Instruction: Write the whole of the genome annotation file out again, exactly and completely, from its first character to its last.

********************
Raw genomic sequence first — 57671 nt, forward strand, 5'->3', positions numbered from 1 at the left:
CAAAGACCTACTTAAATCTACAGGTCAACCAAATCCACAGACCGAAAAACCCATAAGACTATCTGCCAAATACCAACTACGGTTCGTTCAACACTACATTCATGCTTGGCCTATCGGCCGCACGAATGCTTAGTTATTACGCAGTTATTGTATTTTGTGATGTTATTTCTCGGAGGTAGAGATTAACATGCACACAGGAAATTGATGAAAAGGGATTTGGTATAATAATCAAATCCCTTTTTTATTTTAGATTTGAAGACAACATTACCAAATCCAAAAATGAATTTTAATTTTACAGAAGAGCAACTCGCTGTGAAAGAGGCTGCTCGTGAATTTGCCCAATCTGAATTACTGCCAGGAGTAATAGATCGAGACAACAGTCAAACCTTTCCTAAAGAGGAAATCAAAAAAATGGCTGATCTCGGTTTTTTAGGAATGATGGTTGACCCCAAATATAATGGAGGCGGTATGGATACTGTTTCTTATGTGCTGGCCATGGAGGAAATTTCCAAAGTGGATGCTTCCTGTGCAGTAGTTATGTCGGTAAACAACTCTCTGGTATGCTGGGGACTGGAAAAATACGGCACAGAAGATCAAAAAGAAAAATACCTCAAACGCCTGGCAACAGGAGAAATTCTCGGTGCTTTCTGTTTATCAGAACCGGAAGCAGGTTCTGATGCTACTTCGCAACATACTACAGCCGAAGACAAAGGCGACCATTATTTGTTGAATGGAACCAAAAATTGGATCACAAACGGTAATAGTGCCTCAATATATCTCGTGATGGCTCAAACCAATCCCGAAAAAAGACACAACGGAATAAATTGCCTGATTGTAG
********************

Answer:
Raw genomic sequence first — 57671 nt, forward strand, 5'->3', positions numbered from 1 at the left:
CAAAGACCTACTTAAATCTACAGGTCAACCAAATCCACAGACCGAAAAACCCATAAGACTATCTGCCAAATACCAACTACGGTTCGTTCAACACTACATTCATGCTTGGCCTATCGGCCGCACGAATGCTTAGTTATTACGCAGTTATTGTATTTTGTGATGTTATTTCTCGGAGGTAGAGATTAACATGCACACAGGAAATTGATGAAAAGGGATTTGGTATAATAATCAAATCCCTTTTTTATTTTAGATTTGAAGACAACATTACCAAATCCAAAAATGAATTTTAATTTTACAGAAGAGCAACTCGCTGTGAAAGAGGCTGCTCGTGAATTTGCCCAATCTGAATTACTGCCAGGAGTAATAGATCGAGACAACAGTCAAACCTTTCCTAAAGAGGAAATCAAAAAAATGGCTGATCTCGGTTTTTTAGGAATGATGGTTGACCCCAAATATAATGGAGGCGGTATGGATACTGTTTCTTATGTGCTGGCCATGGAGGAAATTTCCAAAGTGGATGCTTCCTGTGCAGTAGTTATGTCGGTAAACAACTCTCTGGTATGCTGGGGACTGGAAAAATACGGCACAGAAGATCAAAAAGAAAAATACCTCAAACGCCTGGCAACAGGAGAAATTCTCGGTGCTTTCTGTTTATCAGAACCGGAAGCAGGTTCTGATGCTACTTCGCAACATACTACAGCCGAAGACAAAGGCGACCATTATTTGTTGAATGGAACCAAAAATTGGATCACAAACGGTAATAGTGCCTCAATATATCTCGTGATGGCTCAAACCAATCCCGAAAAAAGACACAACGGAATAAATTGCCTGATTGTAG